Rezaei’s research goals are quite straightforward: to promote safety, training, protection, and design of safety equipment to avoid or mitigate the results of traumatic brain injury (TBI). He notes that there is real potential for serious head injury even in the absence of concussion, or loss of consciousness, as was the case in Ryan Hunter-Reay’s accident. Indeed, Rezaei notes that torsional and rotational forces on the brain stem at the base of the cerebral cortex are potentially as life-changing and serious as those above that important center of balance and coordination.

The U.S. National Highway Traffic Safety Administration (NHTSA) has often promoted the use of the so-called “head-impact criteria, or HIC value, as a translational currency in the exchange of data regarding traumatic brain injuries (TBIs). The major limitation of the HIC is that it does not take the rotational acceleration/angular acceleration that occurs during awkwardly vectored brain assault into account.

An alternative short-hand measure of brain damage has been promoted by the Association for the Advancement of Automotive Medicine (AAAM). It is called the abbreviated injury scale (AIS) and was introduced by the AAMM as an anatomically-based coding system to classify, and describe, the severity of specific individual injuries. AIS codes range from 0 (no injury) to 6 (fatal injury). There are also a number of criteria that include the effect of rotational/angular accelerations, and within this construct comparisons have been made between the results of head acceleration, changes in brain intracranial pressure, and shear stresses when a human head falls and strikes with a rigid wall from the occipital (rear) side of the head and brain at different speeds.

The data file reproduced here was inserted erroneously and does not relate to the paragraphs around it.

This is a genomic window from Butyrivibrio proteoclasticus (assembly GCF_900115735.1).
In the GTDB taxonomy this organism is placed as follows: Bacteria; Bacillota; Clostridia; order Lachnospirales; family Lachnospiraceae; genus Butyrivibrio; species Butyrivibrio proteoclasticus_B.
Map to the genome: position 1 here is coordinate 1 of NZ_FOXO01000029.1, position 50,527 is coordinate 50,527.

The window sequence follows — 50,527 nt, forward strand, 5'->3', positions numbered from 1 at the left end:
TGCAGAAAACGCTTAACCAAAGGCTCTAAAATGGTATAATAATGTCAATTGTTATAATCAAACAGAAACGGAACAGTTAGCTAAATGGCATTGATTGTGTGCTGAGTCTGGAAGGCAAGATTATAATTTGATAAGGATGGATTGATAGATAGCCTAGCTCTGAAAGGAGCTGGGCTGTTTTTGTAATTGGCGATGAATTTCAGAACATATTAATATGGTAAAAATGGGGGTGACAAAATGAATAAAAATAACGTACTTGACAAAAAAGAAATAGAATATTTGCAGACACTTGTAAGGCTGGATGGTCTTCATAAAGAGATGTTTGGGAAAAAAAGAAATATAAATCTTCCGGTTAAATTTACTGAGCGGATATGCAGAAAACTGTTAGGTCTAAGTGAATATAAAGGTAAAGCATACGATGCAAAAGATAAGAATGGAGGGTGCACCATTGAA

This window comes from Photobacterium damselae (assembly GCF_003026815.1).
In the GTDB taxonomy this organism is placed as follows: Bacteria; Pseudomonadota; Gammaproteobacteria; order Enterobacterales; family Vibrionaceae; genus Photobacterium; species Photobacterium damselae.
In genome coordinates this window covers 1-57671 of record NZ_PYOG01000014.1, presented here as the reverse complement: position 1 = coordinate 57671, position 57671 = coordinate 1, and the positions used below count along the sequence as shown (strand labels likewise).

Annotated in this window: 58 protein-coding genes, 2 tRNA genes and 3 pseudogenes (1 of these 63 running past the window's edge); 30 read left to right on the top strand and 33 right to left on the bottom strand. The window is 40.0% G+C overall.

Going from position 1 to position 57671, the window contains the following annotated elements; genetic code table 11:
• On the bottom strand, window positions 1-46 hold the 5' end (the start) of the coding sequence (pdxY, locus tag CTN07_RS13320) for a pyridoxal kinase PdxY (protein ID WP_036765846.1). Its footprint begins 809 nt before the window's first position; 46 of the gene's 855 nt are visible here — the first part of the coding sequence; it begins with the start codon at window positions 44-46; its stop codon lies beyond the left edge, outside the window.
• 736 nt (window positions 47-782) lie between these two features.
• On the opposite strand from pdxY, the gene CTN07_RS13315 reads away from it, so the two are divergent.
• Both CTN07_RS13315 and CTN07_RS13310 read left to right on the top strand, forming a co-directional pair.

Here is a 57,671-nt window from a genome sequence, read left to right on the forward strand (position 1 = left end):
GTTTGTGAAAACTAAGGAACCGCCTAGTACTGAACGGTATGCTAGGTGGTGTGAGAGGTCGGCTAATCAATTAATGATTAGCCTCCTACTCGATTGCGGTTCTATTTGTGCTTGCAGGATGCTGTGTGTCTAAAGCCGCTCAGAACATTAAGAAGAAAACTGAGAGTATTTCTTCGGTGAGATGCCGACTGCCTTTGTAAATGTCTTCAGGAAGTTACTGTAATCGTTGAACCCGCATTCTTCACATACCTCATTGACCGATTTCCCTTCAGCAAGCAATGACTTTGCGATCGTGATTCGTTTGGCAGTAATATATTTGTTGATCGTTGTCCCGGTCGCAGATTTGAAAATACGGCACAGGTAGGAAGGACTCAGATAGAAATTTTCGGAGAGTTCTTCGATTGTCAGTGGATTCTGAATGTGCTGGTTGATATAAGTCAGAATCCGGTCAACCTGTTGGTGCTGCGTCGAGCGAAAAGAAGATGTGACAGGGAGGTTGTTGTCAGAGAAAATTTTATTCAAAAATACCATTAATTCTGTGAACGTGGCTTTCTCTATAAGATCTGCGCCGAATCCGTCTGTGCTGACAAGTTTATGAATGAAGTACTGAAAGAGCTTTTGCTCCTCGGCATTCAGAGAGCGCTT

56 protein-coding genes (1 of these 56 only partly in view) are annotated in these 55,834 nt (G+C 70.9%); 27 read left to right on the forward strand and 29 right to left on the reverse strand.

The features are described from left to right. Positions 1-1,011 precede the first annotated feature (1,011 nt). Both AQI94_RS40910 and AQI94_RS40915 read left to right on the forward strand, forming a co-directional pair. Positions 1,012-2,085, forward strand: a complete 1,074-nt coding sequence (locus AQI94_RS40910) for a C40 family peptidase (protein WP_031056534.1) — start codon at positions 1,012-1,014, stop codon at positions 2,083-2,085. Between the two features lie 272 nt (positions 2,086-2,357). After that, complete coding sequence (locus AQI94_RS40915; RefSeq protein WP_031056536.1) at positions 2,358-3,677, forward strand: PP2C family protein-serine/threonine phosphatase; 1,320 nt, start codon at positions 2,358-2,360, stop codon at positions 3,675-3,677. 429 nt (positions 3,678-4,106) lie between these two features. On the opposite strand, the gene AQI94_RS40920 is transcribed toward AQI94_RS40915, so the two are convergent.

The rubric applied to a force of 100 to 150 G’s of force applied to the head falls within the category of “Moderate,” or Class 2. The scale goes up to 6, an equivalent force of greater than 300 G’s, which is considered non-survivable.